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Tiger Woods: First steps to recovery

With a first competitive outing now in the books after his own foundation’s Hero World Challenge the time has come to reflect on Tiger Woods’ 15th place finish in the Bahamas last week.

After shooting a messy final round 76, Woods remained in positive mood when reflecting on his four days at Albany. His main aim of playing tournament golf again had been accomplished and he had shown us all brief glimpses of his mercurial ability.

The fact that he posted the highest number of birdies over the four rounds will be a source of comfort for the American. On the contrary, having six separate double-bogeys on his cards over the week provides further confirmation of the ring-rustiness that will undoubtedly plague Woods’ game over the next few tournaments.

Hero performance recap

Thursday’s first round had a solid look about it and by the time Tiger had reached the 16th tee box he was sitting at an impressive three under par. Two double-bogeys on the final three holes left a bitter taste as the 14-time major winner shot an opening-day 73.

Friday was exciting and the closest we got to the Tiger of old. An impressive seven under par 65 had us all wondering whether the recovery could be sizeably ahead of schedule. Some truly magnificent golf was on show and a bogey-free round suggested solidity in his game that few expected.

There was a definite mixed bag on Saturday. Seven birdies, three bogeys and one double-bogey saw round three encapsulate the tournament as a whole for Tiger. Momentum gained by a string of birdies was quickly eroded by messy dropped shots and it was towards the end of day three that the lack of tournament golf started to catch up.

Sunday served as a glaring reminder of a 15 month absence from the game. He seemed both mentally and physically fatigued and, while on the way to posting a tournament-high single round score, his erratic scorecard included three separate double-bogeys.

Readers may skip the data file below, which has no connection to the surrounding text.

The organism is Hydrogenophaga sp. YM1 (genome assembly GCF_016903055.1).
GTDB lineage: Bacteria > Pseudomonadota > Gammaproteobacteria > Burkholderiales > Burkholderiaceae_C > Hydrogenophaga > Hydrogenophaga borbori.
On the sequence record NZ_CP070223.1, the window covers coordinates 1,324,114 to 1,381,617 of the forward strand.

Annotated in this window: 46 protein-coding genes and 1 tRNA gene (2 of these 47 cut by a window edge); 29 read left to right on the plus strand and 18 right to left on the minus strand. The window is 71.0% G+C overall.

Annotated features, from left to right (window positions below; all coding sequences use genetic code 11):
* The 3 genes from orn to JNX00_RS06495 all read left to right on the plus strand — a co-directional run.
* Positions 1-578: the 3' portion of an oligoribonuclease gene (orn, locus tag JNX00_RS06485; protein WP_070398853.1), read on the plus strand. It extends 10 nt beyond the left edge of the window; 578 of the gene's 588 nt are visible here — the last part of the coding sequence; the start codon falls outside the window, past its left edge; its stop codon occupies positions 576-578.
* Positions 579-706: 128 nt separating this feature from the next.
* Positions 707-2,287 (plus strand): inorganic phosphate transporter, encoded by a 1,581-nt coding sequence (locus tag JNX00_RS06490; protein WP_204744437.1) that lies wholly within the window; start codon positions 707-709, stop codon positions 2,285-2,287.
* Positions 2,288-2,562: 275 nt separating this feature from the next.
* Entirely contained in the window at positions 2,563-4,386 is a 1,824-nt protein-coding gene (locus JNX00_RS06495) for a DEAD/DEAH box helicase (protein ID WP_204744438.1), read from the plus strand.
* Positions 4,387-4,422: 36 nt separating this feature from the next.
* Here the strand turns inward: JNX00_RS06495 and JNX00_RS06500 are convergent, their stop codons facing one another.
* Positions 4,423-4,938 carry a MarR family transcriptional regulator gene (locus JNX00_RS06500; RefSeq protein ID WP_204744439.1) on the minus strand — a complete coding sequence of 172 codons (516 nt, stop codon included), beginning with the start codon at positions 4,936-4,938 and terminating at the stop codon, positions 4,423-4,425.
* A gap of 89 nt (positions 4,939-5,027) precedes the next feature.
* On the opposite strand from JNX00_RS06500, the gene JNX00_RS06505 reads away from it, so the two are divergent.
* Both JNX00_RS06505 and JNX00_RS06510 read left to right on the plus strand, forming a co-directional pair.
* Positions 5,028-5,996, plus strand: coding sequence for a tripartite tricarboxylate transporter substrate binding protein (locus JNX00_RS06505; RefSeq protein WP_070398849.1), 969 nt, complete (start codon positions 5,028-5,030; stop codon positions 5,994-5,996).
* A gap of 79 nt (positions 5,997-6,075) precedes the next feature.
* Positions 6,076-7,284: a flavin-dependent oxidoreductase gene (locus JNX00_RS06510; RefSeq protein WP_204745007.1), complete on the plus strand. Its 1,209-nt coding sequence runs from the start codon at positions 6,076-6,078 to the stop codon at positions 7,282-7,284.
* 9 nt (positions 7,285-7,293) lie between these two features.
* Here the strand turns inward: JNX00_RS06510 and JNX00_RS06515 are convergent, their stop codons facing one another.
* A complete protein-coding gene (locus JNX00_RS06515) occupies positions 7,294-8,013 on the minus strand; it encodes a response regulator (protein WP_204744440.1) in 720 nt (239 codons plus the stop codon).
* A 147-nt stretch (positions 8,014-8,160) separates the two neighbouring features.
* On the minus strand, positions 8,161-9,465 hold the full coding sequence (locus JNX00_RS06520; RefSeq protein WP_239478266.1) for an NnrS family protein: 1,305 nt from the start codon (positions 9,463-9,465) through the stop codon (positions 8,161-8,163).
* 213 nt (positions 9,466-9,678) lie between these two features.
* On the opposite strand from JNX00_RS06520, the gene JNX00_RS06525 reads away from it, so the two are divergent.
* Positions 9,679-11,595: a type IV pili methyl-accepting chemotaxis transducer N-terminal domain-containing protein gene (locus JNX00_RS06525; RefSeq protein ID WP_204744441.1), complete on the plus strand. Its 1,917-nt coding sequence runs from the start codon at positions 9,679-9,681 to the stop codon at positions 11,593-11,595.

Steady Progress

The facts show that Woods was a long way from winning the tournament he has hosted since 1999. In reality this will not trouble any of his team one iota. This was all about getting four rounds of competitive golf in the bank and using it as a solid base to work from.

Important was the fact that he navigated last week’s tournament without succumbing to injury once again. There wasn't a single wince and the swing seemed reasonably fluid for a guy who has had more than his fair share of back and knee trouble over the years.

It may be a while before we truly see the green shoots of recovery in Tiger’s game. Ideally, the flashes of brilliance will become more frequent and he will gradually enhance his scrambling percentages. Six double-bogeys and eight bogeys over four days isn’t what we would necessarily associate with the great man.

Whether he is your GOAT (Greatest Of All Time) or not, the game will only benefit from having a competitive Tiger Woods back in the field. Within the most fiercely contested golfing landscape for many years, he can most certainly find his place and could conceivably challenge for major championships once again.

There is a lot of work ahead and while it is difficult to predict his next competitive tournament, a safe bet is that he will be at the Farmers Insurance Open in San Diego come late January.

Only time will tell if Tiger can make it back to the summit of world golf. This was an important first step – but no more than that.